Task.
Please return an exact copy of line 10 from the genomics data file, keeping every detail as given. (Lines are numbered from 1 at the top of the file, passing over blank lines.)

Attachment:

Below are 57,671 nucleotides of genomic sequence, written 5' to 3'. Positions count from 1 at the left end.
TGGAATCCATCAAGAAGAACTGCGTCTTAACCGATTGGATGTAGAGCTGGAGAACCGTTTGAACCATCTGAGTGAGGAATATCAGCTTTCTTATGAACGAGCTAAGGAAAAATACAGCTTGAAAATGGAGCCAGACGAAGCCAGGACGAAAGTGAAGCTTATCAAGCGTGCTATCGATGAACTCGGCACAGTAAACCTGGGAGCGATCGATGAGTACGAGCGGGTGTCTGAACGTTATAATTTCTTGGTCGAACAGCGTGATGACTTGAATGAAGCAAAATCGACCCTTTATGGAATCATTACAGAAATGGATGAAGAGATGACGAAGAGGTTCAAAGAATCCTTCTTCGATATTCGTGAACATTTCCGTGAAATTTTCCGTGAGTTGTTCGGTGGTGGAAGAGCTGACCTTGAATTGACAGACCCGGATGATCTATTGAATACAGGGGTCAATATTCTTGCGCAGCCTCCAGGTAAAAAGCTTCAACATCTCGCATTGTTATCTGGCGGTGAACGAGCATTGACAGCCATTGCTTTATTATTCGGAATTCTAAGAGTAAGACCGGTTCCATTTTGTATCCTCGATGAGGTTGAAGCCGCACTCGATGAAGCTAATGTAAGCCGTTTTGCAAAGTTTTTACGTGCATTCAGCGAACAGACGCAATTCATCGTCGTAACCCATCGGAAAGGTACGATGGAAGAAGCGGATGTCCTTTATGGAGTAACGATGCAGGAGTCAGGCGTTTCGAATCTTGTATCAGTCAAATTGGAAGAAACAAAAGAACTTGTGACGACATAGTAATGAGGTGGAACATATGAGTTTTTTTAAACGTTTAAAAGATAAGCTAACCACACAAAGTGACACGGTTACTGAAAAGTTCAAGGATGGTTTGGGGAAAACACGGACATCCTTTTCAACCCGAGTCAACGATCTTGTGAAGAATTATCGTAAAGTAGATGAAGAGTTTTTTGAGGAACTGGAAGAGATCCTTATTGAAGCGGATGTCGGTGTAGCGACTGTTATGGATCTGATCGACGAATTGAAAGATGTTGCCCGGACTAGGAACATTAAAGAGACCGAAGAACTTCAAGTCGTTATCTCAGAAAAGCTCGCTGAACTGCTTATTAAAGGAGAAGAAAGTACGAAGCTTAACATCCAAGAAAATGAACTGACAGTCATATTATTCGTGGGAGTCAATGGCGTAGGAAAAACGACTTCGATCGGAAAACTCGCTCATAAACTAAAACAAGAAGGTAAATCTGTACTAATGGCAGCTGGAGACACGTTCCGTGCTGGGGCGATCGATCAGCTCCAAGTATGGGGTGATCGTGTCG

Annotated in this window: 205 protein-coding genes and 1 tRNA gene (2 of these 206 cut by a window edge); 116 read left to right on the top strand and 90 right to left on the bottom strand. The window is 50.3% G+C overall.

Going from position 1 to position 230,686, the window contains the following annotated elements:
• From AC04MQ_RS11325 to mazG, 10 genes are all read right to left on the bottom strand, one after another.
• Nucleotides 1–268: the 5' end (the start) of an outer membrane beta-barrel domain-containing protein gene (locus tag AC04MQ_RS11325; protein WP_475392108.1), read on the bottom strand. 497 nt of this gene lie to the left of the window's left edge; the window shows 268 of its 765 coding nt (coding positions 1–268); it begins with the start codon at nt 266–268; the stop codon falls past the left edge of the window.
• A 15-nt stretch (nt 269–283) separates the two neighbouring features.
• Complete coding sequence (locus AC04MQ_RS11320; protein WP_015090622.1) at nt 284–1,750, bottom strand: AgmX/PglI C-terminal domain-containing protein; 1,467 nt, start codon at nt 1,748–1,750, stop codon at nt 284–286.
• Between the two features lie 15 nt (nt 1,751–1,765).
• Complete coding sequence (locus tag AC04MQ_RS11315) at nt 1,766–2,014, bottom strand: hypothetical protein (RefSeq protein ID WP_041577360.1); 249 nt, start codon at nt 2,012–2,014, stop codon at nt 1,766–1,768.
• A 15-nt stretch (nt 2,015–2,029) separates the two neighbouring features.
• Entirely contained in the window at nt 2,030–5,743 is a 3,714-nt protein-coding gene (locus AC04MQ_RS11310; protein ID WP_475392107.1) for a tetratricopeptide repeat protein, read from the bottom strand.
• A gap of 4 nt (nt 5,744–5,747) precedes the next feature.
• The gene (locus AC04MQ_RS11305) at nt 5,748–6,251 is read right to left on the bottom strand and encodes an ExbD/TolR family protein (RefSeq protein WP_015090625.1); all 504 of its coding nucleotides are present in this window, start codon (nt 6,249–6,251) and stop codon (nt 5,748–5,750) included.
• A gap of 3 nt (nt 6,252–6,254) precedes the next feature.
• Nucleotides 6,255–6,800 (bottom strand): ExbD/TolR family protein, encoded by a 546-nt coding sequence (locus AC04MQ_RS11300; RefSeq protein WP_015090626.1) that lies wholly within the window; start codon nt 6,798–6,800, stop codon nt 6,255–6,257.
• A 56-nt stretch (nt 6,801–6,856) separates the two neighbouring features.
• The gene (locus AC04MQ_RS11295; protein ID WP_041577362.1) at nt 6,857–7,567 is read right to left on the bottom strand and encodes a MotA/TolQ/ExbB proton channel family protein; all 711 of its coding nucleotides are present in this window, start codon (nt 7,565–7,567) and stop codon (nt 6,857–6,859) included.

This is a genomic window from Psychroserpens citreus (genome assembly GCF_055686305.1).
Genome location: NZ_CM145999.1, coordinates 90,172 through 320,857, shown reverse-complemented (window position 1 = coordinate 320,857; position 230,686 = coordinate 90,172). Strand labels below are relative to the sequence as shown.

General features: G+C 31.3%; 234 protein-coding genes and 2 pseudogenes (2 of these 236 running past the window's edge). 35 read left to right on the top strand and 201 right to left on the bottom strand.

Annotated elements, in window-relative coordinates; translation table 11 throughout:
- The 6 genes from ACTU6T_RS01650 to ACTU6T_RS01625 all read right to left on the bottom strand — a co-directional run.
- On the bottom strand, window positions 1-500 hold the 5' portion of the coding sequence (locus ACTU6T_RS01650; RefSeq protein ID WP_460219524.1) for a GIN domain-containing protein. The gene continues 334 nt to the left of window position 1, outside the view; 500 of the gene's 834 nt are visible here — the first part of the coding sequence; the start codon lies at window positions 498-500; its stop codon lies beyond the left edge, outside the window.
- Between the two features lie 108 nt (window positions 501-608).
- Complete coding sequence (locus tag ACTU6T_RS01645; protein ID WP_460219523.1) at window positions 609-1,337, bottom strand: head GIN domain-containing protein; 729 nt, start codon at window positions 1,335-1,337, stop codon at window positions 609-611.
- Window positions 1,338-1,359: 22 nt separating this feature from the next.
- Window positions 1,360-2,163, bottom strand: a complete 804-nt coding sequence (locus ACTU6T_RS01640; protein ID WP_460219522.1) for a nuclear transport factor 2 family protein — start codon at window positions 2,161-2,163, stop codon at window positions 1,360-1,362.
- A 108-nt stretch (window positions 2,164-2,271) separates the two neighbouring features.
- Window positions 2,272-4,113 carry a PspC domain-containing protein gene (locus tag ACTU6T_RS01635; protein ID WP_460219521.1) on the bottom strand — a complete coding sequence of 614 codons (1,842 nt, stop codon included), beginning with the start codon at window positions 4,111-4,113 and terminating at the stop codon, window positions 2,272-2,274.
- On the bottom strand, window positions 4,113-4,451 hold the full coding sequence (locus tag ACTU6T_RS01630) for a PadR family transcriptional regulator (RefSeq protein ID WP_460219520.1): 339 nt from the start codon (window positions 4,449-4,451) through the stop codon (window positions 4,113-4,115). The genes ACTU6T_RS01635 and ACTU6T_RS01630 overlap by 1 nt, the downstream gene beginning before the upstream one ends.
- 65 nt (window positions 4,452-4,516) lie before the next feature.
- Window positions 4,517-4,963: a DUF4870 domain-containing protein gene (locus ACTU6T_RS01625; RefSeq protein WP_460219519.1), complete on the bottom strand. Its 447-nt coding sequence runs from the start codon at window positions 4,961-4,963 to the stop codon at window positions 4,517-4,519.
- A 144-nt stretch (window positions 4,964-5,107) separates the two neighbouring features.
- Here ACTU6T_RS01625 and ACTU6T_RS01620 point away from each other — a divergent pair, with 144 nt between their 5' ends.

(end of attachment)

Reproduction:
• Complete coding sequence (locus tag AC04MQ_RS11315) at nt 1,766–2,014, bottom strand: hypothetical protein (RefSeq protein ID WP_041577360.1); 249 nt, start codon at nt 2,012–2,014, stop codon at nt 1,766–1,768.